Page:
Those who have found success in their profession have often received help along the way. As a result, it is common for established professionals to want to pay it forward. By becoming a mentor, individuals who have excelled in their careers can guide and inspire those just starting at the bottom, and mentorship enables an incredibly valuable transfer of knowledge within a given industry helping to shape the upcoming generation to find even greater success. With the prior experience and expertise to inform enhanced, more well-informed decision making, mentors can serve to lift those just kicking off their careers.
Effectively Listen and Communicate
Like Elliot Sherer, Senior VP, Investments at Aegis Capital Corp, a good mentor has robust people skills and a knack for one-on-one teaching.It is essential for mentors to actively listen to mentees and exhibit patience, as sometimes, you are merely there to lend an ear. Taking notes, remaining engaged, and refraining from passing judgment will allow mentors to supply mentees with more tailored and useful advice.
As a mentor, your role is to help your mentee find a solution to reach their next step. Removing roadblocks and, in turn, building bridges for your mentee will empower them to embark on their unique professional journey. Mentors should also reassure mentees that the stresses and fears they may feel are entirely normal, encouraging them to find success in time. A mentor’s failures and struggles can prove useful to a mentee’s future success, teaching them lessons, and serving as a real-life example.
Give Constructive, Honest Feedback
Although mentors should not judge their mentees, it is imperative to provide constructive criticism alongside support and compliments. To avoid breaking a mentee’s confidence, mentors can share stories of their own mistakes and lessons learned. By being diplomatic and tactful while still addressing concerns, mentors can offer guidance that will allow mentees to improve themselves, their approaches, and their work.
Practice Empathy and Be Open
A character trait essential to good mentorship, empathy enables individuals to understand how their mentee might be feeling and the best ways to navigate assisting them. By listening more, appreciating others’ differences, highlighting inherent judgments, exhibiting curiosity, and educating oneself to leave behind ignorant assumptions, mentors can enhance their levels of empathy.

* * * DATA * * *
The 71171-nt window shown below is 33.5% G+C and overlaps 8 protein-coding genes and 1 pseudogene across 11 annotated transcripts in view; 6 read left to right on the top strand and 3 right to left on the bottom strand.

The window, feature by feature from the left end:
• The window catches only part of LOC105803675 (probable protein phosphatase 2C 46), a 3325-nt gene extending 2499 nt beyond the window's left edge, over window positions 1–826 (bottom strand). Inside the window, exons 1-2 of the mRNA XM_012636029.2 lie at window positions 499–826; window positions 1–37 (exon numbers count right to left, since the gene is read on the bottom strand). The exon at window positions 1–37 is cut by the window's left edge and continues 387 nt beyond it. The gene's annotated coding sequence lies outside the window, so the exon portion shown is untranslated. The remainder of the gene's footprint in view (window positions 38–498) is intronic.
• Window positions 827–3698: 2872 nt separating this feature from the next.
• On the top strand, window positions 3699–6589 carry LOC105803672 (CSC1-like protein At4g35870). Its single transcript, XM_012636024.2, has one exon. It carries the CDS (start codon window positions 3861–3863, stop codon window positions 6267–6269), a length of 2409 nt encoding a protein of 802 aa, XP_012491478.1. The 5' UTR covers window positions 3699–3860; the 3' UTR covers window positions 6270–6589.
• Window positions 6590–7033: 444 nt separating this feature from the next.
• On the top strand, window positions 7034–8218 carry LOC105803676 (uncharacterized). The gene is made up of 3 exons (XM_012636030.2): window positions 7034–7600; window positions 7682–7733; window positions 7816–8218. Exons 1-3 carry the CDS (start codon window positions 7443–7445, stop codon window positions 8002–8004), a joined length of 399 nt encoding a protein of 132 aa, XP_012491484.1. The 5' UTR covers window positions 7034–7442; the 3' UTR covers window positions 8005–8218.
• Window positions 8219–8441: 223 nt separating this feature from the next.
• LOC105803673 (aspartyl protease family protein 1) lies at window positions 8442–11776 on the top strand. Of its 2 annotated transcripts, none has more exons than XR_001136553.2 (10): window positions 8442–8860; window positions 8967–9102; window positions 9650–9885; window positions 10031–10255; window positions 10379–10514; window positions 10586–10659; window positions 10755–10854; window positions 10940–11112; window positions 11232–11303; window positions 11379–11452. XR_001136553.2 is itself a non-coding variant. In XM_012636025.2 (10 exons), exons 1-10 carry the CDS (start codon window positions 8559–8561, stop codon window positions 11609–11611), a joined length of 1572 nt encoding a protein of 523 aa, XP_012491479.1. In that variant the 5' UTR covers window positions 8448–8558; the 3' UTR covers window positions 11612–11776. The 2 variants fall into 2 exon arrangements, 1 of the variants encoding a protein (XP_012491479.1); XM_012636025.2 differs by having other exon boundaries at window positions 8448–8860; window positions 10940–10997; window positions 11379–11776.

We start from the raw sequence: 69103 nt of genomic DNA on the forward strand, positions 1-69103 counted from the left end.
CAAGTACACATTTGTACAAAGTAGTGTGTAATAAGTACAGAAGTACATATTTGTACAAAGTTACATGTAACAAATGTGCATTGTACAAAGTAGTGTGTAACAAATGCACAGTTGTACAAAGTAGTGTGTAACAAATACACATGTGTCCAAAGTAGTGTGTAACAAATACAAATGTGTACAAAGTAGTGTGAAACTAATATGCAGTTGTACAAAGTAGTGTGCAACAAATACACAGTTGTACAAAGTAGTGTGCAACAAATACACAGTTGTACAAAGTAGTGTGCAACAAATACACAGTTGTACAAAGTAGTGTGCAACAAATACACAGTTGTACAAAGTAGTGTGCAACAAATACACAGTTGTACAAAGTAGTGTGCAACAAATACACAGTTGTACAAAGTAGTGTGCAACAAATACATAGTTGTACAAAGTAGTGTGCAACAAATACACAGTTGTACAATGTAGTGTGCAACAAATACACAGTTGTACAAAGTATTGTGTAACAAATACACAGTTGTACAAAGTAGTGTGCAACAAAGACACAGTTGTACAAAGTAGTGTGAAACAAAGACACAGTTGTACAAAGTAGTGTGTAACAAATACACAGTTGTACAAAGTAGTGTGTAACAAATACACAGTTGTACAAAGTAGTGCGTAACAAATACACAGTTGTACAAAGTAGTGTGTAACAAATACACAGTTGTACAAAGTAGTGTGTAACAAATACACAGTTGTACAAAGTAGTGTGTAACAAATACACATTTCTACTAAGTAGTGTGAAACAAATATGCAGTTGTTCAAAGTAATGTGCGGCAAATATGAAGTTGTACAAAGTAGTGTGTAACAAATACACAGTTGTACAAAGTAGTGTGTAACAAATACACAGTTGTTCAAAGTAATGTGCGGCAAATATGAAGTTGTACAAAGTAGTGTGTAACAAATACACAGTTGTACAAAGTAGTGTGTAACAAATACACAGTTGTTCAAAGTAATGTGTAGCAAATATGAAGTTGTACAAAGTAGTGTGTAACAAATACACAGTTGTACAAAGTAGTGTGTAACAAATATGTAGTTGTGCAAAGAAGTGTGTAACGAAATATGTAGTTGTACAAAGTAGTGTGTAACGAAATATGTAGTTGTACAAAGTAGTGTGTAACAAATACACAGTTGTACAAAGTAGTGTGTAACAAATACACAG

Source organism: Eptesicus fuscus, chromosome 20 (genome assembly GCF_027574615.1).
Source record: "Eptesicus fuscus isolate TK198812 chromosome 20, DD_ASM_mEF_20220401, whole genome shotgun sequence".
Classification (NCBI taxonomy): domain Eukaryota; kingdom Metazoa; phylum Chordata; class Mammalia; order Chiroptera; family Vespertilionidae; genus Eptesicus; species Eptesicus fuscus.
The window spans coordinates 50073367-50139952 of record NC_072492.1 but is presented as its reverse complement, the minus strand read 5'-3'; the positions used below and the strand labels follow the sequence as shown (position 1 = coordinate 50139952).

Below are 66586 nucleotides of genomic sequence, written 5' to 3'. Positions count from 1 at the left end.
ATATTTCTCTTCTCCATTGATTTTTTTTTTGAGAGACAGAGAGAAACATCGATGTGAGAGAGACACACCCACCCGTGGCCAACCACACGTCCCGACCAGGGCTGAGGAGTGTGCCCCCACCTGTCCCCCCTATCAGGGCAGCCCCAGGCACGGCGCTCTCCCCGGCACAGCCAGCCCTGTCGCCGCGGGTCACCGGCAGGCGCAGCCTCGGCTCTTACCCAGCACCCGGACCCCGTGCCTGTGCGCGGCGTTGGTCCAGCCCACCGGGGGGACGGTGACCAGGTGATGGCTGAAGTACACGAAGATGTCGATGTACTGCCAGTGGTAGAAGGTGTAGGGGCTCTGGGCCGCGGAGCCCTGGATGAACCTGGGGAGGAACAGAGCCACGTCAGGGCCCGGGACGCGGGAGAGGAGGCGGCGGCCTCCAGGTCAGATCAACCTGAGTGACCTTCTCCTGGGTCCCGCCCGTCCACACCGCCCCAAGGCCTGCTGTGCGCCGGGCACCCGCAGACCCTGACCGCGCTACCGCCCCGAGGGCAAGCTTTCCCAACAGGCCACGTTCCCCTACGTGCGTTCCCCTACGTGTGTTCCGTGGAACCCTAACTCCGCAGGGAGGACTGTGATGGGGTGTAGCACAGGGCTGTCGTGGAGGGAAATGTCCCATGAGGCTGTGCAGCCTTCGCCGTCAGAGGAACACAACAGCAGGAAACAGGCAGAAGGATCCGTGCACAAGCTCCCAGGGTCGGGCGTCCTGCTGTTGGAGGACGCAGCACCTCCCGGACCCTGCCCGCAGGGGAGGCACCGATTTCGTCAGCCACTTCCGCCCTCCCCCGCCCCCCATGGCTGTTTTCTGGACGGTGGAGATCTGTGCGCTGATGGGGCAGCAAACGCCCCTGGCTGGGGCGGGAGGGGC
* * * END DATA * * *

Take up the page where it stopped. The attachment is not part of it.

Each individual has their strengths, weaknesses, interests, history, etc., so t is essential to avoid presuming that a mentee will approach a situation in the exact way you might. Furthermore, mentors must be open to making time for their mentees and to learn from their mentees. Mentorship is, without a doubt, an opportunity for successful professionals to learn from an individual with a perspective and background different from their own.
Motivate Your Mentee to Take Action
Mentors should not do the work for their mentees. Alternatively, a mentor’s role is to empower a mentee to solve problems on their own in demanding and high-pressure environments. By helping a mentee develop problem-solving skills and hone their creativity, mentors can empower new professionals to make decisions without the comfort of their expertise and guidance. And allowing mentees some control will provide them with greater confidence. In inspiring and motivating mentees, mentors have the power to help the next generation of leaders reach their full potential and achieve their professional goals.